You put a pot of water on to boil. When once it does, you add some ordinary chicken eggs to make deviled eggs, chicken salad, or just separate pieces of the “hen fruit” to munch on with a free sprinkling of sea salt.
You experience a problem, however, when you go to peel them. Why don’t your boiled eggs peel right? In fact, sometimes they do, and sometimes they don’t. Why not every time?
Within the eggshell lies more than just a white and a yolk. Between the white and the shell is a thin membrane, rich in keratin—the protein of fingernails, hair, and horns.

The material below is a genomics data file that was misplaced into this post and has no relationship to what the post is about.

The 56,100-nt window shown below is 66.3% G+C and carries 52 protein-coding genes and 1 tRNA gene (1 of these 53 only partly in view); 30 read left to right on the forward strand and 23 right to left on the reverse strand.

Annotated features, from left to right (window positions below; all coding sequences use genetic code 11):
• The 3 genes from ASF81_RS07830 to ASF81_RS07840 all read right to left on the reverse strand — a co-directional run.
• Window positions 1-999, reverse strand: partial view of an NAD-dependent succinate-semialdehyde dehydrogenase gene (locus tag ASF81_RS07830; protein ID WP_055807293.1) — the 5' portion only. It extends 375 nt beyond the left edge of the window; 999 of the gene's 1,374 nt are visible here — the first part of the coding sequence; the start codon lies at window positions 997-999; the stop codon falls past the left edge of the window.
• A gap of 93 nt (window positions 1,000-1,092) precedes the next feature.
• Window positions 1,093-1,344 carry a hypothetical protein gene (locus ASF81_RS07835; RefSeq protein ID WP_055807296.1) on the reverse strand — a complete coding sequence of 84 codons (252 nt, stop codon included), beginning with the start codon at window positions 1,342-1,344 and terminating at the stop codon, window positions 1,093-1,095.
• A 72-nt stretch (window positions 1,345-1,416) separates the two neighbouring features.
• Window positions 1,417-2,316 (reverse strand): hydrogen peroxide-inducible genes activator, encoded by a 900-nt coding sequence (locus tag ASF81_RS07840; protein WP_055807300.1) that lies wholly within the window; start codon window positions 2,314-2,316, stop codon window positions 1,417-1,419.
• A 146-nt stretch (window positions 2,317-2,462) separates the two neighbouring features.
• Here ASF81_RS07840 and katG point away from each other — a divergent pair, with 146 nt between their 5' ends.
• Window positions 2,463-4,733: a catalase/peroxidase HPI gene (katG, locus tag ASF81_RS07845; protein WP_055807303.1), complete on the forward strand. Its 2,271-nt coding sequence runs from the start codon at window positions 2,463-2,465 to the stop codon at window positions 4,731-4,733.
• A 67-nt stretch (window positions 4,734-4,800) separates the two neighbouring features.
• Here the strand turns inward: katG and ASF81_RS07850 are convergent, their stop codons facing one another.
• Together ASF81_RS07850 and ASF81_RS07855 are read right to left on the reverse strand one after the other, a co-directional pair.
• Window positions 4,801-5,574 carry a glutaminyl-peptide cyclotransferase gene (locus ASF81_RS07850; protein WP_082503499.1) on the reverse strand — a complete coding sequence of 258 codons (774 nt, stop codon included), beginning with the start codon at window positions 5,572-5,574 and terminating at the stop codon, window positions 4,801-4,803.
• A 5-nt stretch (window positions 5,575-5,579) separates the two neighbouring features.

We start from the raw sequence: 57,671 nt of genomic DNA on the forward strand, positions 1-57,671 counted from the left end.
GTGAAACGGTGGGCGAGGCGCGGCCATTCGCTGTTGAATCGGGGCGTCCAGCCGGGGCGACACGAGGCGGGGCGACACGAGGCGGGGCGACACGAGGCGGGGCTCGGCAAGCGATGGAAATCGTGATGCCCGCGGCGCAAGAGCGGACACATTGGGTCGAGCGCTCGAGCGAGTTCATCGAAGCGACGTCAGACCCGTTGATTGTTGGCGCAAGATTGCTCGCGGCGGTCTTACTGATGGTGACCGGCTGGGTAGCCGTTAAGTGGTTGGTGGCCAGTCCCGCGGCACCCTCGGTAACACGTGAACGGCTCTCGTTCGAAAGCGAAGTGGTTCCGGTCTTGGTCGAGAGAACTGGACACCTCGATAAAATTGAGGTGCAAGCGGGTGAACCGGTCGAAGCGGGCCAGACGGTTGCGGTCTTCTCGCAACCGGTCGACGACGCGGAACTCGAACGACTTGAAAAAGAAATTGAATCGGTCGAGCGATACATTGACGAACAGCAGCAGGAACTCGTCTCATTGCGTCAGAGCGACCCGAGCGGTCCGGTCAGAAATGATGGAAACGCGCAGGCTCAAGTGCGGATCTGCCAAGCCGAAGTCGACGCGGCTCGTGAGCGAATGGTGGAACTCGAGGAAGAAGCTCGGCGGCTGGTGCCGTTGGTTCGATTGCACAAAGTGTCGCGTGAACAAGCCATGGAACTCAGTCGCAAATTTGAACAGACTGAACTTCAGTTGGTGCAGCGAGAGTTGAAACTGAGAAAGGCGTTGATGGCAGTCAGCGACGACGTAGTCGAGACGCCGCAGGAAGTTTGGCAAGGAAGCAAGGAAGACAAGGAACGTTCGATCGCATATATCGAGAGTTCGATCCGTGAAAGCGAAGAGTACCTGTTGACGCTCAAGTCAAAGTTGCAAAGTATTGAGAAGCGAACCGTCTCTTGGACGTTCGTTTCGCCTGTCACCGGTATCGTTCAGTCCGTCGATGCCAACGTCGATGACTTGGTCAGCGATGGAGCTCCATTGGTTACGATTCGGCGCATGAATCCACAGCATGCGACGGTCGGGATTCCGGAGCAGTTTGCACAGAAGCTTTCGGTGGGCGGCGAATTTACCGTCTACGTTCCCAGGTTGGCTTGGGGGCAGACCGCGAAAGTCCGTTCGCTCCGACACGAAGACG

This keratinous membrane forms a strong bond to the egg white in a boiled egg, if it is fresh. A fresh egg white possesses a lower pH (higher acidity) than does the egg white of an egg that is not quite so fresh. As the egg ages, the pH rises and the bond between membrane and white lessens.
This means the shell and membrane are more easily removed from the egg—it is easier to peel. A greatly increased number of eggs that are just a bit older, but within the realm of healthy and moderately fresh, will peel just as you want them. So the solution to the peeling problem is allowing just the right amount of aging.
For a more detailed explanation, see the reference, listed below.